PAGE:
Their company name embodies what it means to be someone who can transcend their circumstances.
Hołdzilei Hiking Strong by Crystal Cree and Bryan Roessel, an adventure and hiking company, based in Tsééhílį, indicates that being strong does not mean those who show strength, but those who practice gratitude, define and stand in the dark places of life.
“We’re integrating what it means to be a strong person,” Cree explained. “Not just physically but also mentally, spiritually and emotionally as you hike, (and) relate that to who you are as a Diné.
“(Hołdzilei) can relate to life lessons and the difficulties we go through in life,” she said.
Roessel, its business partner, said people’s growing affinity for the internet, video games and television is causing them to disconnect from nature. This, in turn, contributes to problems such as obesity, behavioral disorders and mental illnesses.
People need to disconnect from their digital lives at least once in a while and get involved in unorganized games, and that’s what their company offers: an all-inclusive hiking experience in Diné Bikéyah, said Rossel.
“People are missing the outdoors because of all this technology,” he said. “Nature has healing powers.”
Cree and Roessel’s company recently received a business grant from Embark, a program developed in conjunction with REI (Recreational Equipment Inc.) Co-op Path Ahead Adventures and Founded Outdoors.
“We’re pretty excited about it!” Scream exclaimed. “We just started our business.”
Hołdzilei Hiking Strong LLC was incorporated in the Navajo Nation in November 2021, during which Young Business Partners applied for Embark.
“After submitting our application, two days (later) we got our Navajo Nation incorporation,” Cree said. “We are very excited about this.”
After submitting their Embark application on November 28, 2021, the Embark program selected Hołdzilei Hiking Strong as a finalist and invited Cree and Roessel to a 30-minute interview on December 7.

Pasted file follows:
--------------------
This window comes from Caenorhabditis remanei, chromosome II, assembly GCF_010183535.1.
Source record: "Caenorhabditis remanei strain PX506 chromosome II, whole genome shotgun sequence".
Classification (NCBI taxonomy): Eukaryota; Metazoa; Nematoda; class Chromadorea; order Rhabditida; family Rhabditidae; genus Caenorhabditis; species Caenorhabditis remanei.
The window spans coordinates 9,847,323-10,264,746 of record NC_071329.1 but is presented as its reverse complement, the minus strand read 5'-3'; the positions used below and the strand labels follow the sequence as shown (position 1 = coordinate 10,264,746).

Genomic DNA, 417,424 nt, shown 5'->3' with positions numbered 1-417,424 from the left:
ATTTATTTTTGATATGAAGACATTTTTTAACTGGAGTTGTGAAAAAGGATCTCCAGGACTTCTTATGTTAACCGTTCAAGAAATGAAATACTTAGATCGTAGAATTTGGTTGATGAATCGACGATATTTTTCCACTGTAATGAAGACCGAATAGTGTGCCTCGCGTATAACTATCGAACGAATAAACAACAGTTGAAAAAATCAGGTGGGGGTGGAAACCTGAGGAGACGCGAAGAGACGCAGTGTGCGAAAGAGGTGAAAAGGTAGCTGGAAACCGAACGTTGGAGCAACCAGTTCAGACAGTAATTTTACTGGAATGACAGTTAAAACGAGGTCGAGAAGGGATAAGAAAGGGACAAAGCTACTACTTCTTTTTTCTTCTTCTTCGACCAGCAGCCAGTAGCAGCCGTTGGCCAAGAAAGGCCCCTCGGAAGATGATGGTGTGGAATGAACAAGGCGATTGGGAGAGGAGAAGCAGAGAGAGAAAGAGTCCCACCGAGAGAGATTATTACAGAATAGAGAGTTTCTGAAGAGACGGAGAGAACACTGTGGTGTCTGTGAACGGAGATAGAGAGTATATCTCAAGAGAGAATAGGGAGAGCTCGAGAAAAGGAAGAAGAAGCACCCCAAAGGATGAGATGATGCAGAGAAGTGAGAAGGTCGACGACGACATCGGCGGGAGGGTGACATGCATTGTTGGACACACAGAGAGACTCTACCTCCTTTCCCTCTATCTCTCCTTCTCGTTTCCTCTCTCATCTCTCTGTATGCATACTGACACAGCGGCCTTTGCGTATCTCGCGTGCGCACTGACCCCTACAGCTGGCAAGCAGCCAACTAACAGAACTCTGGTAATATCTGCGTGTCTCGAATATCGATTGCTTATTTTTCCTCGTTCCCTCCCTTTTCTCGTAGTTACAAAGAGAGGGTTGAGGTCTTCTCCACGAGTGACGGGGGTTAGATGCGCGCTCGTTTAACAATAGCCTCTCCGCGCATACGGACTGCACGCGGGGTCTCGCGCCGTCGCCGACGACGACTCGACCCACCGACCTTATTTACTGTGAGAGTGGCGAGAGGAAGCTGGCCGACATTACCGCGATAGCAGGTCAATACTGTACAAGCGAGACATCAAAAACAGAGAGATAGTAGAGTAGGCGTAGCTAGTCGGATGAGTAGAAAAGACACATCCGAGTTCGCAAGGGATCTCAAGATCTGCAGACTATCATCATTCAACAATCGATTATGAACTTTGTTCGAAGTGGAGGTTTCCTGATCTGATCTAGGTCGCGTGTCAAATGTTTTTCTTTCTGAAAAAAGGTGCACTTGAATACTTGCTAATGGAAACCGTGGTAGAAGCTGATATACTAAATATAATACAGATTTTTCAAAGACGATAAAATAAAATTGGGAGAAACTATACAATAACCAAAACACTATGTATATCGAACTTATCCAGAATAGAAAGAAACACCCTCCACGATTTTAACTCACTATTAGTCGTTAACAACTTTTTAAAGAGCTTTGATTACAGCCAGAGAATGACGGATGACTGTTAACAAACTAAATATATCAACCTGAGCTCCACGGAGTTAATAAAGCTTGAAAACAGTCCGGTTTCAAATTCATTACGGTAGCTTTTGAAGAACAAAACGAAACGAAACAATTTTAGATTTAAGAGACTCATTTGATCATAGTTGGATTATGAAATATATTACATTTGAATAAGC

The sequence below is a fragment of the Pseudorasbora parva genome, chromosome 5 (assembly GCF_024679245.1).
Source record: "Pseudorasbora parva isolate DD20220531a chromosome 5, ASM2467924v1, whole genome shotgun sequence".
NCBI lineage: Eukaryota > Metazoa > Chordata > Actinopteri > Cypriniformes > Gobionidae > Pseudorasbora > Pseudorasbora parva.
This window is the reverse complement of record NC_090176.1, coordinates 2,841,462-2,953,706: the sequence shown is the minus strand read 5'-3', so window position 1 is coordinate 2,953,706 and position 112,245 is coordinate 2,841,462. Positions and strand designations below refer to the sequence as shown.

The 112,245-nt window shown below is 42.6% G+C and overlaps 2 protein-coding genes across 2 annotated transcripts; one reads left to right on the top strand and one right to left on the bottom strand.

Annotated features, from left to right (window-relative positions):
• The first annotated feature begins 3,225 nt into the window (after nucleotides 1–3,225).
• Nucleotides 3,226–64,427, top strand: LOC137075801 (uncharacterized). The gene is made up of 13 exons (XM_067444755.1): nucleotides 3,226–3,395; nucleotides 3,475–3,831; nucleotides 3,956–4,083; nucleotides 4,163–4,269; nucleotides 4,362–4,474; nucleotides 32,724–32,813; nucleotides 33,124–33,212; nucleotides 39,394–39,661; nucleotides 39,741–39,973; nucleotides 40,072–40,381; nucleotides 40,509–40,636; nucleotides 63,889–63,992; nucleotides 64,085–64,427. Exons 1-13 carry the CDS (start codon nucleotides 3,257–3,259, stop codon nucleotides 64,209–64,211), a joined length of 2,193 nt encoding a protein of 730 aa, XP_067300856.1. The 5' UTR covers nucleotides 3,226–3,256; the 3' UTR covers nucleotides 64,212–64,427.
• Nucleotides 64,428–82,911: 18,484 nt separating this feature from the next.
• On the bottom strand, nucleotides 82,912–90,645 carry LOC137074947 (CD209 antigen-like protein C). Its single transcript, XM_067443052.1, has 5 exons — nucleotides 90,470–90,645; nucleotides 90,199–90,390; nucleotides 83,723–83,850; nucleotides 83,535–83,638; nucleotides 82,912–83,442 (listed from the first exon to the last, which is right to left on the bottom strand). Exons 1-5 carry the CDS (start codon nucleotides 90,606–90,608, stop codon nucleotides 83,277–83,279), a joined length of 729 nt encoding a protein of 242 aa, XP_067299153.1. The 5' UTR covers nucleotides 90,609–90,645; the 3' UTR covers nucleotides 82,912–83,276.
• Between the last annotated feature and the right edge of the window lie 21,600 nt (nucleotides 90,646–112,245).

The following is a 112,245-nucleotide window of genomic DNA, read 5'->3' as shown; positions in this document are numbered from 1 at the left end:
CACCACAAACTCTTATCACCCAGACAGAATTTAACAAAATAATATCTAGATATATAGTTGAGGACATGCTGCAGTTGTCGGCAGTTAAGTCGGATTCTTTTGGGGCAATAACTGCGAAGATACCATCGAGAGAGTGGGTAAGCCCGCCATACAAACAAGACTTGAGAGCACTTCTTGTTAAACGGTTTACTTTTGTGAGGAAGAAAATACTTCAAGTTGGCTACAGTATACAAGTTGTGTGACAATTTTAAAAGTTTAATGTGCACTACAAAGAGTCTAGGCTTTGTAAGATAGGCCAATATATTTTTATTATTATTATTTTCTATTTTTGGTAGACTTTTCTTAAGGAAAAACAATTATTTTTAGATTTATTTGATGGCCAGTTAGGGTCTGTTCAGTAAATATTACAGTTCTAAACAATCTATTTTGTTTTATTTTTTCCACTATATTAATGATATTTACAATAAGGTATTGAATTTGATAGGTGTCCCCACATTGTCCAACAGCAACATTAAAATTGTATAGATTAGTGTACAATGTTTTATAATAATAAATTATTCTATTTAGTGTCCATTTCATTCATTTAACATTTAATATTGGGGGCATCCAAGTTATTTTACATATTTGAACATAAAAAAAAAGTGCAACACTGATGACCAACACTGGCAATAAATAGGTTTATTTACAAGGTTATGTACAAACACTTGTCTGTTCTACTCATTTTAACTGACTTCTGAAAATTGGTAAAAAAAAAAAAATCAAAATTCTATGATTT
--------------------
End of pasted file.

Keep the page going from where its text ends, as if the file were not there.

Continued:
Embark notified the Young Business Partners of their acceptance into the three-month virtual program on December 20. Cree said she and Roessel started the program on Tuesday, January 17, 2022.
The program is designed to fuel new entrepreneurs and aspiring entrepreneurs as they build a path forward by offering the resources and guidance needed to turn early-stage ideas into viable businesses, according to the Embark website.
Embark awards participants – or founders – $5,000 at the start of the program so they can grow their business.
At the end of the program, participants will receive an additional $5,000 to invest in building their business.
Embark’s weekly lineup includes workshops, fireside chats, and peer groups in which attendees work with a small group of founders to overcome obstacles, solve problems, and share learnings.
Cree said the only roadblock was Hołdzilei Hiking Strong’s registration with the Navajo Nation. The Economic Development Division office did not respond to his and Roessel’s calls.
“We kept bugging them,” Cree said. “We submitted our application in mid-October and were told it would take 10 days. We waited 10 days, then we called.
The two had to wait a little longer because the office had to replace an employee who was doing the certifications.
“It took a total of six weeks for our business to be incorporated,” Cree explained. Fortunately, we had no errors on our papers.
“Just a piece of advice to new businesses: don’t hesitate and keep bugging them,” she added.
Hołdzilei Hiking Strong was one of 240 applicants who applied to the Embark program and one of 16 accepted applicants.
“We were the only Navajo-owned Native American business,” Cree said. “(Although there is) another company that is indigenous.”
Cree and Roessel said that because they love hiking, they decided to start an adventure and hiking company that offers top notch hikes through Diné Bikéyah and focuses on connecting to the land.
“My dad used to take me hiking in the Navajo Nation a lot,” Cree said. “He used to teach the native plants that are out there, and (say) ‘If you get lost, look for this’ or ‘It’s wild carrots, and it’s wild onions.’